1983 – 390 carries, 1,808 yards, 18 TDs
1984 – 379 carries, 2,105 yards, 14 TDs
We may not see anything like that ever again, at least not to open a career. Dickerson also caught 51 passes for 404 yards and two scores as a rookie. He still holds the records for rushing yards, attempts, and rushing scores by a first-year back, as well as the all-time single-season rushing mark. Dickerson averaged 111.5 rushing yards per game over his four-plus years with the Rams, which is just absurd.
RB Saquon Barkley, 2018
Only three backs in NFL history have reached 2,000 scrimmage yards as rookies, and, naturally, all three made this team. Saquon rushed for 1,307 yards in his first season and caught 91 passes for another 721 yards. He reached the end zone 15 times and led the league in total yards. Barkley also set the all-time record for receptions by a rookie running back, breaking Reggie Bush’s mark from 2006 (88). If you want to take him first overall in 2020 drafts, ahead of CMC, it’s certainly defensible.
WR Randy Moss, 1998
Moss wasted no time whatsoever establishing himself as the NFL’s premier playmaker. He detonated in the first game of his rookie season, catching four passes for 95 yards and two long scores in a win against Tampa. His national primetime breakout came four weeks later on Monday night at Lambeau Field, when he hauled in five balls for 190 yards. Randall Cunningham connected with him that night on a 52-yard touchdown in the second quarter, then a 44-yard TD in the fourth. The league had no answers for Moss’ combination of size, leaping ability, and blazing speed.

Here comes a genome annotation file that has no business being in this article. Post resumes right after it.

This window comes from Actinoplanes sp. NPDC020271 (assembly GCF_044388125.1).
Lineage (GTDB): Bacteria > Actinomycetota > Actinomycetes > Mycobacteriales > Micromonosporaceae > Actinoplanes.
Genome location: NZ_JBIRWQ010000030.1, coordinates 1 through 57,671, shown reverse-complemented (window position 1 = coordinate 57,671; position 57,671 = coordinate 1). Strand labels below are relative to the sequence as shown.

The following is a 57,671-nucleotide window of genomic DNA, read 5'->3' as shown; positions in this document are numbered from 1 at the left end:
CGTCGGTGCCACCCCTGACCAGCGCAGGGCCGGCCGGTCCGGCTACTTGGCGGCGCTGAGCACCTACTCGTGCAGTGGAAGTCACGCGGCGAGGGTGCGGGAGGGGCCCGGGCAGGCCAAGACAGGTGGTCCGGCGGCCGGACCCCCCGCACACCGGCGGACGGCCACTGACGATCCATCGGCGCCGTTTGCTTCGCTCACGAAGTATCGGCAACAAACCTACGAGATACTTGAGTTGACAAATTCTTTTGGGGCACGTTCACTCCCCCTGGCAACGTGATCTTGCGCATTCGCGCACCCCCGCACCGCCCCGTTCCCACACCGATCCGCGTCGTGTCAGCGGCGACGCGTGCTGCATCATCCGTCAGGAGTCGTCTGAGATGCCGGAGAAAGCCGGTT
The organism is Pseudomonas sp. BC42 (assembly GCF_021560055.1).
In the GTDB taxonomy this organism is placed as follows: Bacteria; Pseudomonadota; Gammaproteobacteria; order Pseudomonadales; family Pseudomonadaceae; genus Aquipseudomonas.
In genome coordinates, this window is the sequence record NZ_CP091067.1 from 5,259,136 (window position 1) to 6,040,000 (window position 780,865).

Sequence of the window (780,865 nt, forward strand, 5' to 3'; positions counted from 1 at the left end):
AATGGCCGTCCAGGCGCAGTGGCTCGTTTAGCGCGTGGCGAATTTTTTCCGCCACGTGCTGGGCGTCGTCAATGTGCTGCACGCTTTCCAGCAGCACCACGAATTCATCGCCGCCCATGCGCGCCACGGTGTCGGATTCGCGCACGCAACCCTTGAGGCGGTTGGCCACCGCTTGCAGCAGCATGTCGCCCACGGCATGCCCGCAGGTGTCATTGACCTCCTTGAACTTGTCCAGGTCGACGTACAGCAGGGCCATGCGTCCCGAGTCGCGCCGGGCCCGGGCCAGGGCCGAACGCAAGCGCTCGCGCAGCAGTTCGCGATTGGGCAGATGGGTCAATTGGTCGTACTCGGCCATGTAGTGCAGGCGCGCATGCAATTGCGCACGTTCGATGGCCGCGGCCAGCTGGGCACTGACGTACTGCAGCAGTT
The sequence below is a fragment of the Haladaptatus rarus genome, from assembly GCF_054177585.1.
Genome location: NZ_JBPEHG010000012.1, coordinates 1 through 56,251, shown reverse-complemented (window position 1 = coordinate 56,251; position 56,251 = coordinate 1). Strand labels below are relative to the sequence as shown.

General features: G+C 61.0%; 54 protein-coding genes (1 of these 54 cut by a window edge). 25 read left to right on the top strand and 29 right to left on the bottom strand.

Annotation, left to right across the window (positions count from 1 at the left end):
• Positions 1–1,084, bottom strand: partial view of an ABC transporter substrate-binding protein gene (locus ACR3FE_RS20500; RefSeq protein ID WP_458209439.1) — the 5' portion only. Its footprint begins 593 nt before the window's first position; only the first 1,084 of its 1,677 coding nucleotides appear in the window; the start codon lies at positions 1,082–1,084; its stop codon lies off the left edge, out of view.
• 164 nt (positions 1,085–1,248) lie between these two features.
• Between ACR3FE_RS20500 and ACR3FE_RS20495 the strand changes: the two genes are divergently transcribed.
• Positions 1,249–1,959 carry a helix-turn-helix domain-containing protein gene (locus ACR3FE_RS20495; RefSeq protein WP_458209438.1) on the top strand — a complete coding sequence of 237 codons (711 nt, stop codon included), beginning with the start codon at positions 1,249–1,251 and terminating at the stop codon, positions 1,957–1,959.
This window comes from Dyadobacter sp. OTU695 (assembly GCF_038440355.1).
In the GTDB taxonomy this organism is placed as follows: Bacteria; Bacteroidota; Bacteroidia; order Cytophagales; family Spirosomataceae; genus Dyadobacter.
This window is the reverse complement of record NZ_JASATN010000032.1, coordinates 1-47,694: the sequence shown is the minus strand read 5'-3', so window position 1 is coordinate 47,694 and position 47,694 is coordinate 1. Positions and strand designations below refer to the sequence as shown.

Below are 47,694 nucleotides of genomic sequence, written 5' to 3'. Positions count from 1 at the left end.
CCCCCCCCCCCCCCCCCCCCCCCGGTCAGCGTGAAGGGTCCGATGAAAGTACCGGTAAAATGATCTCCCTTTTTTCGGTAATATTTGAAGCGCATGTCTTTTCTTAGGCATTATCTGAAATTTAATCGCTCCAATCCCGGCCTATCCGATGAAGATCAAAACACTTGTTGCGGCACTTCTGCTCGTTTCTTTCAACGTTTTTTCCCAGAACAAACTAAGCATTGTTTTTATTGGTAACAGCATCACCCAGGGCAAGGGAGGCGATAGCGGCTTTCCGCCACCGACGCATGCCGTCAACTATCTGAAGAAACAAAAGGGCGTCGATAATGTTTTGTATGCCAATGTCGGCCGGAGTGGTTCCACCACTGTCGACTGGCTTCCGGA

On Thanksgiving, No. 84 became an absolute legend:
Utterly unfair. Moss finished his first season with 1,313 receiving yards and a league-high 17 touchdown receptions. He averaged 10.6 yards per target and 19.0 per catch.
WR Odell Beckham, 2014
Perhaps the craziest thing about Beckham’s ridiculous rookie year is that he actually missed a quarter of it. His regular-season debut didn’t happen until October because he’d suffered a preseason hamstring injury. But somehow, Beckham still managed to deliver 91 catches, 1,305 receiving yards, and a dozen touchdowns in just 12 games. He finished the year with nine straight weeks in which he had at least 90 receiving yards. Not surprisingly, he led all NFL receivers in yards per game (108.8).